Challah

This recipe comes from my friend Mack Tyner III. Mack was a man of many talents, of which bread-making was only one. He was several years younger than I but light-years ahead in eccentricities! For example, he wore only bright orange low-cut tennis shoes, even to church. It was a gas to see them sticking out from under his burgundy choir robe! I don't know what happened to him. I know he hasn't won a Nobel, but I'm sure he's close to it so I'm keeping my eye on the lists every year.

Now whether this is authentic challah, I don't know for sure, but it closely resembles other challah recipes I have. Anyway, it's really good, and Mack used to bring it every Easter Sunday morning for the choir to have for its between-services breakfast. The oleo makes this bread very tender.

I have streamlined the directions below. I have a file about bread-making basics if you'd like more detail about individual steps.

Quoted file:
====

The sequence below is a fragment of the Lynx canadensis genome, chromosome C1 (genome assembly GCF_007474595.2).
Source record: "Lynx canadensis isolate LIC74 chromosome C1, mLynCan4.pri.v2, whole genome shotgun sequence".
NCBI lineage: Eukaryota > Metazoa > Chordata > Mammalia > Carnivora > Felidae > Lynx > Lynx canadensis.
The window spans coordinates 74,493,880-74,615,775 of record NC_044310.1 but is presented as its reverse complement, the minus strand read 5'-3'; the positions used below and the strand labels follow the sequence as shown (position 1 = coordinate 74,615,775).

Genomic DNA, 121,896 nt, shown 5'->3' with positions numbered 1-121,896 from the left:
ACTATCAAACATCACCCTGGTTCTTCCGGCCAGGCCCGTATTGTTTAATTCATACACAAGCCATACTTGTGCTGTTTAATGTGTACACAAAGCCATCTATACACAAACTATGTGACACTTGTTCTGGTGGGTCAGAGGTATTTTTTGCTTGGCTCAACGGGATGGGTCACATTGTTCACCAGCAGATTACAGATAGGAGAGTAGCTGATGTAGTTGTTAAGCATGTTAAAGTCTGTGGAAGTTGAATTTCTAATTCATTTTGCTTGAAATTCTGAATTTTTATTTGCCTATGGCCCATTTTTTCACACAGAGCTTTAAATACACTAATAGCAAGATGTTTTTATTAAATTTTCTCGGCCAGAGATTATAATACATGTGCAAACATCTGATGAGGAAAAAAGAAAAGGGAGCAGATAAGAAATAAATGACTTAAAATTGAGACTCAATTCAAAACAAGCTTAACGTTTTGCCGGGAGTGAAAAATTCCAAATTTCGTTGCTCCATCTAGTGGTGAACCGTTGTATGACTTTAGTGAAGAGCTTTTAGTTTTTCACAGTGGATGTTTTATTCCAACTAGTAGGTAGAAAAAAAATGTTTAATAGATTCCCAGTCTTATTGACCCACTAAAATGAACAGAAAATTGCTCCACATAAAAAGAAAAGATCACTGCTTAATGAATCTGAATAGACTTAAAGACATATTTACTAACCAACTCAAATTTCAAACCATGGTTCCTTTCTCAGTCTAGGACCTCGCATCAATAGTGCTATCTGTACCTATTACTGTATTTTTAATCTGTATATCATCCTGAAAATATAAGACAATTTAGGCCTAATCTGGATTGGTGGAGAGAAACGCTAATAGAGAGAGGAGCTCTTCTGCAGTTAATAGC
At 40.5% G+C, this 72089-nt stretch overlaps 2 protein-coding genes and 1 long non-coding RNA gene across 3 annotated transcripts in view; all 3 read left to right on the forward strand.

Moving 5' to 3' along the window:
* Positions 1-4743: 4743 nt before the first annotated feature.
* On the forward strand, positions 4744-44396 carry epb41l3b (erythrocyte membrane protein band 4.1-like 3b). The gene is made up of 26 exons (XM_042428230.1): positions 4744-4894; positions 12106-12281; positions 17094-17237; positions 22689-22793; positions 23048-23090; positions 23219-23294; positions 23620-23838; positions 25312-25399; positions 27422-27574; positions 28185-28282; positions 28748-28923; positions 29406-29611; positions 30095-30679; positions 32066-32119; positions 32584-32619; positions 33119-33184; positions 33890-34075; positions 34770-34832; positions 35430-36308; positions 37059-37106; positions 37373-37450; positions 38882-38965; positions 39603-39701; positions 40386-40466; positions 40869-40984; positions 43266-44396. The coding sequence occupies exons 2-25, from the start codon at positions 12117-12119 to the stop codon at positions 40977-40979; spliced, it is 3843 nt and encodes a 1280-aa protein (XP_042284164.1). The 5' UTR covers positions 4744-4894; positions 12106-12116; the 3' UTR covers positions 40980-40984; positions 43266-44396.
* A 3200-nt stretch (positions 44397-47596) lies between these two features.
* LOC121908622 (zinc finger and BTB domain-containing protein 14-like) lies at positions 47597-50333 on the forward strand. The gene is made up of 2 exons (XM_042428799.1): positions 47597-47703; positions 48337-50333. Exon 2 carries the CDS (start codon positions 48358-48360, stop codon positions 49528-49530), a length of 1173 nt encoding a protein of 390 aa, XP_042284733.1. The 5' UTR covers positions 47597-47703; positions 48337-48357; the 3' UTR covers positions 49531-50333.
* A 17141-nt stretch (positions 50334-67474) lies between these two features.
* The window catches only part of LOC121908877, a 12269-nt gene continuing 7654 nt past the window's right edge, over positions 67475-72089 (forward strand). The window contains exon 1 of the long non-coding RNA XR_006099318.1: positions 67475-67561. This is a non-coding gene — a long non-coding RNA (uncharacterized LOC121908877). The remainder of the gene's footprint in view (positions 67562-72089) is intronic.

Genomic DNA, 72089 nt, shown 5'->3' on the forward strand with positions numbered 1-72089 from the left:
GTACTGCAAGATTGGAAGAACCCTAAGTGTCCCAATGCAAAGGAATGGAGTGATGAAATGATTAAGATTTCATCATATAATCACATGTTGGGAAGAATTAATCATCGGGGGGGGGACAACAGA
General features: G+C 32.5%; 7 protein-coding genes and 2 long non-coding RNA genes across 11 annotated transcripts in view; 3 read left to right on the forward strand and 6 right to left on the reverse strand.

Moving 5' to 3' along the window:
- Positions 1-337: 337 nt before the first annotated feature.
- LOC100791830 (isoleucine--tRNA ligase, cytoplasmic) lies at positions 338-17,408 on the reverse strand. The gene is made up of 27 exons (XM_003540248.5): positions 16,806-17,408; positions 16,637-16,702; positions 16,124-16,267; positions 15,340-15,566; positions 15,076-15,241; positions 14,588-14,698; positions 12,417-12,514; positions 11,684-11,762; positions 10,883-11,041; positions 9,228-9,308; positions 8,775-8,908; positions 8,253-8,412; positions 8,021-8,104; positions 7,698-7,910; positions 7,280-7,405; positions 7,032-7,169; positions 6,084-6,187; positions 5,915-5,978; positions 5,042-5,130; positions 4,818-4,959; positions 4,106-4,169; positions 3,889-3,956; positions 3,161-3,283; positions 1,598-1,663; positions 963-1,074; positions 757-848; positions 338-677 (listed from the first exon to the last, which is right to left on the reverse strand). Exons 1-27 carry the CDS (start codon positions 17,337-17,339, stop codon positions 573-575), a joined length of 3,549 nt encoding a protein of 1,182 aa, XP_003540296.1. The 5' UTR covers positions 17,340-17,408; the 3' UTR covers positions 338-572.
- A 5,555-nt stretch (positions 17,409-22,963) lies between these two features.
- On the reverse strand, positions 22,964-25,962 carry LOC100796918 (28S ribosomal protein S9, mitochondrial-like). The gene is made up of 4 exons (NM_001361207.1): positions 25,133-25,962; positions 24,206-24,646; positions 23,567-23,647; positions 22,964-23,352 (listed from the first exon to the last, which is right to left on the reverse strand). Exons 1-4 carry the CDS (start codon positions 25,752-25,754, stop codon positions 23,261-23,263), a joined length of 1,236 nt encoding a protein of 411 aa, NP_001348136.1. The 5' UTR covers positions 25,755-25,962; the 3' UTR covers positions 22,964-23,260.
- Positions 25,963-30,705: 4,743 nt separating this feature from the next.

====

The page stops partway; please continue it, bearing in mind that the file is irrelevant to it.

2 pkg yeast
1/2 c lukewarm water
1 T sugar
1 small to medium potato

Mix yeast and 1/2 c water and sugar and set aside to bubble. Boil potato and set aside 1 c of potato water. Mash potato, using other potato water (or milk, etc.). Set aside to cool to lukewarm.

1 stick oleo, melted and cooled to lukewarm (I use extra light olive oil)
1 t salt
1 T honey
3 eggs (I use Eggbeaters)
4 c flour
poppy seeds, optional

Mix all with mashed potatoes. If you want a more yellow bread (to point up the liberal use of eggs!), add some yellow food coloring (I do!). Add yeast mixture and stir well. Stir in 2 c flour and knead in rest, adding more if necessary.

Let rise 'til doubled. Punch down. Knead, trying not to add any more flour.

Divide dough in half. Cut each portion into 3 equal pieces. Let rest 10 minutes. Roll each into snakes the same diameter and length. Braid, pinching ends together well and "tucking under" the loaf to hide them. Place on sheet and brush each loaf with an eggwhite (or an egg yolk) mixed with 1 T water.

Let rise rise 'til doubled.

Bake at 375 degrees for 40-45 minutes or until golden.


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marbeth@marthabeth.com